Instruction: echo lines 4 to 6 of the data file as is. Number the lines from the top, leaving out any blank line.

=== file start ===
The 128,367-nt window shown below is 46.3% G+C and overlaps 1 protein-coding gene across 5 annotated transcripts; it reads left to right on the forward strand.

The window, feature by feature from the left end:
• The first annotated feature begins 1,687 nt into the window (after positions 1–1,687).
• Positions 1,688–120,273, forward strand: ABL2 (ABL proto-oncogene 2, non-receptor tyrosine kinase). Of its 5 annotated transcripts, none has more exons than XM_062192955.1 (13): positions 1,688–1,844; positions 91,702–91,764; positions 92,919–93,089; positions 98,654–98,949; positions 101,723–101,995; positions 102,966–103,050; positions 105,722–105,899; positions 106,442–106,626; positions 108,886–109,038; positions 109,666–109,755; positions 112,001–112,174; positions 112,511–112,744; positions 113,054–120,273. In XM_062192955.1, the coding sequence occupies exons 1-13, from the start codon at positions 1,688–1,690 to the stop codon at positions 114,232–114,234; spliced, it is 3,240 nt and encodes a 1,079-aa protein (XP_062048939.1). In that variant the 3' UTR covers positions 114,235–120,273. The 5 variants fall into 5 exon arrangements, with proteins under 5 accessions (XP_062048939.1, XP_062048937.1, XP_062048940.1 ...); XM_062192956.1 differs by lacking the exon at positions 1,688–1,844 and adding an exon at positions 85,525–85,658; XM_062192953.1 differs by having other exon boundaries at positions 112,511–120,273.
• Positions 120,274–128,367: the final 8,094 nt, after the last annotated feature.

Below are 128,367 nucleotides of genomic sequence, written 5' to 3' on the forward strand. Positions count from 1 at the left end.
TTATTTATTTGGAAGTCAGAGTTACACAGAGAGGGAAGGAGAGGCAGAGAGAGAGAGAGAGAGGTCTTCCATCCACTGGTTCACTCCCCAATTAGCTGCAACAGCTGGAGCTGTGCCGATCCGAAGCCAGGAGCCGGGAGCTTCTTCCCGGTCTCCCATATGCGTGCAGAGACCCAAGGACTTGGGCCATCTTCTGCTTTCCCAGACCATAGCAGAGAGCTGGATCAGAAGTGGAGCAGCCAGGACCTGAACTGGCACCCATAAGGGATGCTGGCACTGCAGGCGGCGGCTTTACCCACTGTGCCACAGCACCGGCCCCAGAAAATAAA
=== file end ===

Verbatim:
• Positions 1,688–120,273, forward strand: ABL2 (ABL proto-oncogene 2, non-receptor tyrosine kinase). Of its 5 annotated transcripts, none has more exons than XM_062192955.1 (13): positions 1,688–1,844; positions 91,702–91,764; positions 92,919–93,089; positions 98,654–98,949; positions 101,723–101,995; positions 102,966–103,050; positions 105,722–105,899; positions 106,442–106,626; positions 108,886–109,038; positions 109,666–109,755; positions 112,001–112,174; positions 112,511–112,744; positions 113,054–120,273. In XM_062192955.1, the coding sequence occupies exons 1-13, from the start codon at positions 1,688–1,690 to the stop codon at positions 114,232–114,234; spliced, it is 3,240 nt and encodes a 1,079-aa protein (XP_062048939.1). In that variant the 3' UTR covers positions 114,235–120,273. The 5 variants fall into 5 exon arrangements, with proteins under 5 accessions (XP_062048939.1, XP_062048937.1, XP_062048940.1 ...); XM_062192956.1 differs by lacking the exon at positions 1,688–1,844 and adding an exon at positions 85,525–85,658; XM_062192953.1 differs by having other exon boundaries at positions 112,511–120,273.
• Positions 120,274–128,367: the final 8,094 nt, after the last annotated feature.

Below are 128,367 nucleotides of genomic sequence, written 5' to 3' on the forward strand. Positions count from 1 at the left end.